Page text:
Consumer spending drives 2/3 of our economy. The nation needs people to spend money, even if they don't have it or have to borrow it. Advertising is designed to get us to spend that money on products we don't need, and brands that cost more while providing the same function as something less expensive. At this moment, Americans are surrendering their privacy to Google and Facebook and offering themselves up as lab rats in a battle to see who can use your most private thoughts and desires as hooks to pitch various products and services. Billions of dollars are riding on who is more successful invading your space and attention to sell you something.
I understand how crass it is and it always reminds me of Marx's comment about how a capitalist would sell the rope to be used to hang him with. I'm not naive. Google and Facebook and network television are not free. You pay a huge price when you use them. You are a part of the culture of the next hot thing or gizmo. Cynicism runs rampant as every psychological trick is used to create desire and cause you to buy out of envy, peer pressure and social rewards. I get it.
However, a recent Lexus commercial has riled and saddened me for what its premise says about our culture and us and I pass along these thoughts. The ad has snippets of a couple engaging in various activities. They are sumptuously dressed entering a nightclub...sitting near a high fashion show runway...attending a glittering party or driving through gorgeous scenery. The buttery voiceover kicks in, "...someday your life will flash before your eyes. (pause for effect) Make sure it's worth watching." (I wanted to add, "and abandon hope all ye who watch this.")
The tag-line plays on the popular myth that just before you die your whole life is going to flash before your eyes. We will get a chance to see a quick summary of what we have done and how we have lived. This last ephiphanous moment is where judgment is rendered on the quality, or lack thereof, which is the compilation of our time on earth. According to Lexus, if this flash does not include a luxurious car; glittering dressed and high-end entertainment; rich food, friends and fun all supported by a lifestyle of conspicuous consumption, it is neither worth viewing nor successfully lived.
Yes, it's only an ad and yes, it is one of thousands shown each day. Yes, it is aimed at a population that has the money to purchase the car and yes, I am not naive and understand what goes into selling a product. However, I would wager this ad did not ruffle as much as a single feather for most of those who viewed or listened to it.
Perhaps my current surroundings and circumstances make me more sensitive to all of this than I would have been otherwise. Is it possible my, or any life, could be worth watching which doesn't include a Lexus, Mercedes, Audi or BMW...Stella McCartney, Dior, Alexander McQueen or Vera Wang...Cabo, St. Bart's, Jackson Hole or the Big Island...iPhone, iPad, or Macbook? Am I taking this too seriously and overreacting? According to Lexus, how would we view the flash of lives of people like Mother Theresa, Dorothy Day, Martin Luther King Jr. or the people who volunteer at St. Anthony's or Sacred Heart Community Services? What value judgment would we put on the last view of a life like Susan Prather's?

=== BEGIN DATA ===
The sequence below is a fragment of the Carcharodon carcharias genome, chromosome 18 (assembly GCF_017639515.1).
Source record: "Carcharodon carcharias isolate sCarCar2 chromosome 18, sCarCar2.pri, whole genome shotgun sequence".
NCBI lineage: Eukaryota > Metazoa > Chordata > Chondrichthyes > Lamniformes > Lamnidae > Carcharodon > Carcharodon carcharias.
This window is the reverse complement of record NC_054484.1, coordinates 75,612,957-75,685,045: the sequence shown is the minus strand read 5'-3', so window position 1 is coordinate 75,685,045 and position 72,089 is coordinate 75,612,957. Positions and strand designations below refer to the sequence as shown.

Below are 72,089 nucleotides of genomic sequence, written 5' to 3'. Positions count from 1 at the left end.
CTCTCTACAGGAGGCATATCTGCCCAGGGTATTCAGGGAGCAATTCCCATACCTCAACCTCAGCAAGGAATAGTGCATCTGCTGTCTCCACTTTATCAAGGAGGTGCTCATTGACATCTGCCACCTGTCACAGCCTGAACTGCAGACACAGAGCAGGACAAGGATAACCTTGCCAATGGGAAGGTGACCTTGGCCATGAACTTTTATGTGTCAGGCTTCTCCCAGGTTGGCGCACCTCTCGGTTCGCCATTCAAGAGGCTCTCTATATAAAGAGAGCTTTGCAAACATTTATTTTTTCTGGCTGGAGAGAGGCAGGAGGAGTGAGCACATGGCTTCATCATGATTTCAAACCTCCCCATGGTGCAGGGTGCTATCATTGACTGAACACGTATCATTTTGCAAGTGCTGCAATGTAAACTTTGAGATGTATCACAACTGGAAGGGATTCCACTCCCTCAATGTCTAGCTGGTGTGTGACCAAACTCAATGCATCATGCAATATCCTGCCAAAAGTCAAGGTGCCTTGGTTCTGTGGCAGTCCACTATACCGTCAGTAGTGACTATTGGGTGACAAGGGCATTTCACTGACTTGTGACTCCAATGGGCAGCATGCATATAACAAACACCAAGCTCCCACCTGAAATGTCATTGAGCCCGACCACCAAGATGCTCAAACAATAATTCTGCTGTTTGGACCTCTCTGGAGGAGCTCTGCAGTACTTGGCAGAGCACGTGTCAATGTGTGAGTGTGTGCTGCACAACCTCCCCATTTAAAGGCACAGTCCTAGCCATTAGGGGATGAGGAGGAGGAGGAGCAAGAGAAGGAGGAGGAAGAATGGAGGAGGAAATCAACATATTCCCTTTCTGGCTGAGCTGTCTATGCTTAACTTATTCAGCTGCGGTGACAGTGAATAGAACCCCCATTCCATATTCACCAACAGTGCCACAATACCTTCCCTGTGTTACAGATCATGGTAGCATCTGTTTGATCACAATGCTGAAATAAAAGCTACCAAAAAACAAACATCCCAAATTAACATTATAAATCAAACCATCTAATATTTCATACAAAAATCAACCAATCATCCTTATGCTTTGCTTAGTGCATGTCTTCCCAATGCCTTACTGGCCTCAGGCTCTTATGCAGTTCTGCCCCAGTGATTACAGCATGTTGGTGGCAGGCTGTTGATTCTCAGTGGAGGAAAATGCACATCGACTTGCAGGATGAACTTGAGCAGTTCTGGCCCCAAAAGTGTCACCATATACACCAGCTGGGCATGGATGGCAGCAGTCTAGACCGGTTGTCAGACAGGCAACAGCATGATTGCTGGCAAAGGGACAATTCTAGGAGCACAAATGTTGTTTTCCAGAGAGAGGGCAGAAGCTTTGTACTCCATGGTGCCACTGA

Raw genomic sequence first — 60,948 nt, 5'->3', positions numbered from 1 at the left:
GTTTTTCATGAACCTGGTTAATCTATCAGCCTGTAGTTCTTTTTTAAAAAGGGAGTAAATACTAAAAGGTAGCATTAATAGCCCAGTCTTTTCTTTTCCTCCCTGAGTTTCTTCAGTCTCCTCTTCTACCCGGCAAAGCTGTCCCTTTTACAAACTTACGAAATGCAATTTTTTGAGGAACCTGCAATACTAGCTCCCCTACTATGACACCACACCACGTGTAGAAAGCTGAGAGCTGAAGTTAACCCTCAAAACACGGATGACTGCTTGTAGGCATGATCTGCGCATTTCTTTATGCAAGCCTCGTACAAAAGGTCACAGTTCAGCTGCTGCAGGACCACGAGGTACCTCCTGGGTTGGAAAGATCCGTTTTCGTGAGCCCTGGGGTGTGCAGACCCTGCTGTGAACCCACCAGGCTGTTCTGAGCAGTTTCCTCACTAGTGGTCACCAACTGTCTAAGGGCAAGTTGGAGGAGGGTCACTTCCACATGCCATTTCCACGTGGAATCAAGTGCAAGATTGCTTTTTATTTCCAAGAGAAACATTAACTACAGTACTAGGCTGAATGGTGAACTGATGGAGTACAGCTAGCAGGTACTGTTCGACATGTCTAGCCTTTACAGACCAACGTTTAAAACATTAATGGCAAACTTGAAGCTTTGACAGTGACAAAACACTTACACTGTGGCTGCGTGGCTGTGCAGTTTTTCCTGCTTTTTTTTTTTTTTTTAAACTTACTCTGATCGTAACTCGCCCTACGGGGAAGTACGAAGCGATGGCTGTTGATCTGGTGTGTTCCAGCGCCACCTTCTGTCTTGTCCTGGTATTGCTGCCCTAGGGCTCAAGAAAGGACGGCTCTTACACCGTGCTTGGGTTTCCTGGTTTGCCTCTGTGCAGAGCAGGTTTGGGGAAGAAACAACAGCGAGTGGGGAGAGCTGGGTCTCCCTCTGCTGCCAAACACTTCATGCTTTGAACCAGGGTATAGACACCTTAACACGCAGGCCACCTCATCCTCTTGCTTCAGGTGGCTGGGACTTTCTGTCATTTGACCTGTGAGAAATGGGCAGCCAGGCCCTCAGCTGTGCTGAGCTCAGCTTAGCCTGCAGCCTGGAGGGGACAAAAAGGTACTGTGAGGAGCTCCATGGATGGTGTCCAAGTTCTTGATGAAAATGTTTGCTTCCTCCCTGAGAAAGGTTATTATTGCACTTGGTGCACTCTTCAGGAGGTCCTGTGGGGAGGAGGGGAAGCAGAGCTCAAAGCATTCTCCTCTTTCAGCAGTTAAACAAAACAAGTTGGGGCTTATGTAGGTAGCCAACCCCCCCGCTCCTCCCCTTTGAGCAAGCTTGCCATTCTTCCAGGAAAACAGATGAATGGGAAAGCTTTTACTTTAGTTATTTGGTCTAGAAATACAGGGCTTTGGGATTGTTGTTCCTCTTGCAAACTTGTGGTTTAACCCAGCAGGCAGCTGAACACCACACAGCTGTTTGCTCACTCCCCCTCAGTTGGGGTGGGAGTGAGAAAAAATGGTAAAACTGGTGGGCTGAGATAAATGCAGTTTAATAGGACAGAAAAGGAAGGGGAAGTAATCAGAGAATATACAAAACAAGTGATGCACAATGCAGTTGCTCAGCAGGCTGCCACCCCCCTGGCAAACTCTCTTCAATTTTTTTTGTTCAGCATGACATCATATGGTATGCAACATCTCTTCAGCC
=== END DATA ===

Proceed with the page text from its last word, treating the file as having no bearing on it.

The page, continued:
On one hand, I know I'm blowing this out of proportion, but on the other these ads wouldn't be run if their author, did not believe this pitch would resonate with audiences they are targeting. They sat in a room spit-balling tag lines and hooks until they hit on this one. This one that says if you don't buy the expensive car and aren't living the luxurious life, your life isn't worth watching or living. They believe this approach will sell cars to Americans who have bought this intellectual baby-pool school of thought to values and living in the past. Maybe, only after everything of "value" is taken from you, do your eyes see and ears hear for the first time in years...maybe that is what has happened to me.
I want to believe our culture, and we who occupy it, are better than this. I acknowledge the seduction of rich things, but hope and pray we are teaching our children how success and happiness are not dependant on who dies with the most stuff. I have failed as a parent if my children are not loving, compassionate and empathetic and see value in how we actually live life, not the car we arrive in.
Perhaps, like George Bailey, I have been given a chance to see life differently. My sins and failings and punishment have me dreaming of a walk with my wife or hanging out with my children and see that as living life large. Maybe this ad struck such a discordant note because I see and hear now and was blind and deaf before. Whatever the answer, if these types of commercials and pitches are like water off a duck's back to you, it might be time to pay attention anew.
When was the last time you were really happy...filled with joy, awash in feelings of satisfaction and peace? If the answer is not quickly forthcoming, maybe together we can seek out the real thing instead of the artificial trappings of success. It seems to me it would be worth it.